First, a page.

CORNICE WORK There is no trade in the building line to-day which has made such rapid progress as that of Sheet-Metal Cornice, or Architectural Sheet Metal Work. It is not very long since the general scope of this branch of craftsmanship merely represented a tin-shop business on a large scale. But as things are to-day, this is changed. From an enlarged tin-shop business, sheet-metal cornice work, including under that title every branch of architectural sheet-metal work, has become one of the substantial industries of the country, comparing favorably with almost any other mechanical branch in the building trades. Nor is this work confined io the larger cities. In the smaller towns is shown the prog ress of architectural sheet-metal work in the erection of entire building fronts constructed from sheet metal.
Sheet-metal cornices have heretofore, in a great measure, been duplications of the designs commonly employed in wood, which, in turn, with minor modifications, were imitations of stone.
With the marked advancement of this industry, however, this need no longer be the case. A sheet-metal cornice is not now imita tive. It possesses a variety and beauty peculiarly its own. No pat tern is too complex or too difficult. Designs are satisfactorily executed in sheet metal which are impossible to produce in any other material. By the free and judicious application of pressed metal ornaments, a product is obtained that equals carved work. For boldness of figure, sharp and clean-cut lines, sheet-metal work takes the lead of all com petitors.
In order that there may be no misunderstanding as to the various parts contained in what the sheet-metal worker calls a "cornice," Fig. 255 has been prepared, which gives the names of all the members in the "entablature"—the architectural name for what in the shop is known as the cornice. The term "entablature" is seldom heard among mechanics, a very general use of the word "cornice" having supplanted it in the common language of business.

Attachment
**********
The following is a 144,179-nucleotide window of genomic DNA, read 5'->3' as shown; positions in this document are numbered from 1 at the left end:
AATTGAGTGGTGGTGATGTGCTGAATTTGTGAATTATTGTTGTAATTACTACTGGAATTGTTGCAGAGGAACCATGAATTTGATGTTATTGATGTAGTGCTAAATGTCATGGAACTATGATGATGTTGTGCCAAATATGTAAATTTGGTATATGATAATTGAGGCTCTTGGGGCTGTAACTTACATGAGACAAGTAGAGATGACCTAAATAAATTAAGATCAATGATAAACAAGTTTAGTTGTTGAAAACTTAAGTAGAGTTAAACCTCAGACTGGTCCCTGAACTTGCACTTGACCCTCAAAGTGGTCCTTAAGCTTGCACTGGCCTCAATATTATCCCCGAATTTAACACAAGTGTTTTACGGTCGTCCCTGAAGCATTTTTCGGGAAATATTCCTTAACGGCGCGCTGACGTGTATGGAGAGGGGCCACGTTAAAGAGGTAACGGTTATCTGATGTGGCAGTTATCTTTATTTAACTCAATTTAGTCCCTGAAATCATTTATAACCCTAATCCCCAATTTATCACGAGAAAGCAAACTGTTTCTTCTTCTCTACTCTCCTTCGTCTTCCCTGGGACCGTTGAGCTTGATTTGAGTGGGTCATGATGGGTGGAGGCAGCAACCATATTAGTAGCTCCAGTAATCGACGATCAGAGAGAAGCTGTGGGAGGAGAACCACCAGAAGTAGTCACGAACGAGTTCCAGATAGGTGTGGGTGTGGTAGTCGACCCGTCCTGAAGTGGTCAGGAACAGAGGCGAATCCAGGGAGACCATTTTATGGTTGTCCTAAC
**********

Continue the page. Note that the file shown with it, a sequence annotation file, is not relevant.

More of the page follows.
Fig. 256 shows the side and front view of what is known as a bracket. Large terminal brackets in cornices, which project beyond the mouldings, and against which the mouldings end, are called trusses, a front and a side view of which are shown in Fig. 257. A block placed above a common bracket against which the moulding ends, is called a stop block, a front and a side view of which are shown in Fig. 258.
Fig. 259 is the front eleva tion of a cornice, in which are shown the truss, the bracket, the modillion, the d e n t i 1, and the panel. It is sometimes the case, in the construction of a cornice, that a bracket or modillion is called for, whose front and sides are carved as shown in the front and side views in Fig. 260. In that case, the brackets are ob tained from dealers in pressed ornaments, who make a specialty of this kind of work. The same applies to capitals which would be required for pilasters or col umns, such as those shown in Figs. 261 and 262. The pilaster or eolumn would be formed up in sheet metal, and the capital purchased and sol dered in position. In Fig.